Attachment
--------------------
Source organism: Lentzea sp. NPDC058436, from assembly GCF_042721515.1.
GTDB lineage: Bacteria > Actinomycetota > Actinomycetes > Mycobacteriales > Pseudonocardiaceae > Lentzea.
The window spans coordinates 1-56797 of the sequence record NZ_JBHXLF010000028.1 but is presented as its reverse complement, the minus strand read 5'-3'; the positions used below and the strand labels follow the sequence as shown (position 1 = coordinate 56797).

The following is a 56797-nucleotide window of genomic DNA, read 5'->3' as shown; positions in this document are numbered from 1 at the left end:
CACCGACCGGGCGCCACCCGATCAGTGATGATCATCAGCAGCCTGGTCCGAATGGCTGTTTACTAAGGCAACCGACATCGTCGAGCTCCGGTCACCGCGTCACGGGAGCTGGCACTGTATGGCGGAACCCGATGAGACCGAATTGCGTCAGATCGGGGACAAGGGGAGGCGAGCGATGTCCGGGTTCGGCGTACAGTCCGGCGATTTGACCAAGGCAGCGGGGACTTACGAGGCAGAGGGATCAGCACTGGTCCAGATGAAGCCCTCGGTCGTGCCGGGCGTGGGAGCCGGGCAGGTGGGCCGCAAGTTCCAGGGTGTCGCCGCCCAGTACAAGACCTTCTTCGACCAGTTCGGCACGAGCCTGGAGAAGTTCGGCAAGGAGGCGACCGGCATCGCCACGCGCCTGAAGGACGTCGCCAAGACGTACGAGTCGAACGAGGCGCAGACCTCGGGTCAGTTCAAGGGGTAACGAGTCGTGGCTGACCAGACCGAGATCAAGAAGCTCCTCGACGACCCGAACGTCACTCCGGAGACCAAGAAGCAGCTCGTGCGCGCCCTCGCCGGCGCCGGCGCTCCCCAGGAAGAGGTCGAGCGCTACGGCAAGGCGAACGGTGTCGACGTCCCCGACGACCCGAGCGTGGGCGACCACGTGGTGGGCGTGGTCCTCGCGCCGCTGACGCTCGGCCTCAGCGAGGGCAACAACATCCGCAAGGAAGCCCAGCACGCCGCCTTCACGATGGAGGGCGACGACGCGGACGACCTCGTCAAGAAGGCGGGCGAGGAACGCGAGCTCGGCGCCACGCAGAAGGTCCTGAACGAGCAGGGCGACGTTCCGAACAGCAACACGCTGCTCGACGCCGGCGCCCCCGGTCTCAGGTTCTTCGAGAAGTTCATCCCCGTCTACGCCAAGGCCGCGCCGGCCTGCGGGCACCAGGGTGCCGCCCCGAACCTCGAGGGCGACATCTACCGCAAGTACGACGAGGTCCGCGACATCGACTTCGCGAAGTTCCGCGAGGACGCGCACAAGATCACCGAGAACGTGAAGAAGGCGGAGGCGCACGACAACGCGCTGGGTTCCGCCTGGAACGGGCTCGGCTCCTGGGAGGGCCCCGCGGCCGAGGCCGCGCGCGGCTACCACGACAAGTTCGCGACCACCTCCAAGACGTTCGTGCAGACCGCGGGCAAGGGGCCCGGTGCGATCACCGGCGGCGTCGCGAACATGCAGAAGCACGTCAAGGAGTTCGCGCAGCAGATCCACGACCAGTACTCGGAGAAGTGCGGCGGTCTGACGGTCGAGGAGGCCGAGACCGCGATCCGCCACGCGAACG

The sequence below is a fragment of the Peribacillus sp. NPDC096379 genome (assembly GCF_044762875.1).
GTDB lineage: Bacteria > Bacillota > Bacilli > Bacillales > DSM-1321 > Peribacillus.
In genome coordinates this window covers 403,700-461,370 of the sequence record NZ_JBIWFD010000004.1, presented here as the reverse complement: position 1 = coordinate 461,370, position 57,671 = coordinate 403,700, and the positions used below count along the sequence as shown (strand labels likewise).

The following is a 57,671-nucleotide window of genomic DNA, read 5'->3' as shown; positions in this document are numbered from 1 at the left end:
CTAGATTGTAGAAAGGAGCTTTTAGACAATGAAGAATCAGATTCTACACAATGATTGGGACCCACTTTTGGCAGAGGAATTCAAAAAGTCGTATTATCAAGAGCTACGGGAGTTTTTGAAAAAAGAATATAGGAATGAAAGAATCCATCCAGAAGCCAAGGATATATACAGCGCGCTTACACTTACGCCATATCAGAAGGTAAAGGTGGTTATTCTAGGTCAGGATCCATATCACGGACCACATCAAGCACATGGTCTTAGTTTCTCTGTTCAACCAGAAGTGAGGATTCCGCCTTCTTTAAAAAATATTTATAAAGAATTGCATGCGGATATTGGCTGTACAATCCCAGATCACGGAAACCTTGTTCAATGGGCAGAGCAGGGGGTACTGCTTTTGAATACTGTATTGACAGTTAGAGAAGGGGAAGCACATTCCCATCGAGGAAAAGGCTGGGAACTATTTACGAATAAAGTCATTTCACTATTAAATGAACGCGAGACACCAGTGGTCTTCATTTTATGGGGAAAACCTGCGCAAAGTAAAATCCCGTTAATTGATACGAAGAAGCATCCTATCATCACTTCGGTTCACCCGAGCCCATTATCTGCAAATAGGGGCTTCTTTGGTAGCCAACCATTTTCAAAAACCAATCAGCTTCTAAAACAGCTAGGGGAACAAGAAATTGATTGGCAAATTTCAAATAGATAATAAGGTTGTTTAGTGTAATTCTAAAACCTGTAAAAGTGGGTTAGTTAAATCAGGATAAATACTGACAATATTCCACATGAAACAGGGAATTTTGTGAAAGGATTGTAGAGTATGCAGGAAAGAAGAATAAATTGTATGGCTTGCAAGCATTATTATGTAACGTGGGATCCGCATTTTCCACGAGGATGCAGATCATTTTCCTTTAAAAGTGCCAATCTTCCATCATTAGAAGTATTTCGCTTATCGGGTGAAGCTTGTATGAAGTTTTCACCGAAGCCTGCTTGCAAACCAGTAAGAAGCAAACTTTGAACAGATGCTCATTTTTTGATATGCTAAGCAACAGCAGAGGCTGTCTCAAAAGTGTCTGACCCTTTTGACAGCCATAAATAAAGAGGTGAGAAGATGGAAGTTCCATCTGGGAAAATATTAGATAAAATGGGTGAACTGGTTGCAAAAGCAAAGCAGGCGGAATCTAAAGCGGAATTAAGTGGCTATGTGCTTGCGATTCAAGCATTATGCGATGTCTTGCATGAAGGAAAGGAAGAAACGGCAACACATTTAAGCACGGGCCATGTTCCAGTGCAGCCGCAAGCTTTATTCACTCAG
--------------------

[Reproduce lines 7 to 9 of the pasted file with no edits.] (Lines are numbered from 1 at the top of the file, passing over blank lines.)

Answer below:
GTDB lineage: Bacteria > Bacillota > Bacilli > Bacillales > DSM-1321 > Peribacillus.
In genome coordinates this window covers 403,700-461,370 of the sequence record NZ_JBIWFD010000004.1, presented here as the reverse complement: position 1 = coordinate 461,370, position 57,671 = coordinate 403,700, and the positions used below count along the sequence as shown (strand labels likewise).

The following is a 57,671-nucleotide window of genomic DNA, read 5'->3' as shown; positions in this document are numbered from 1 at the left end: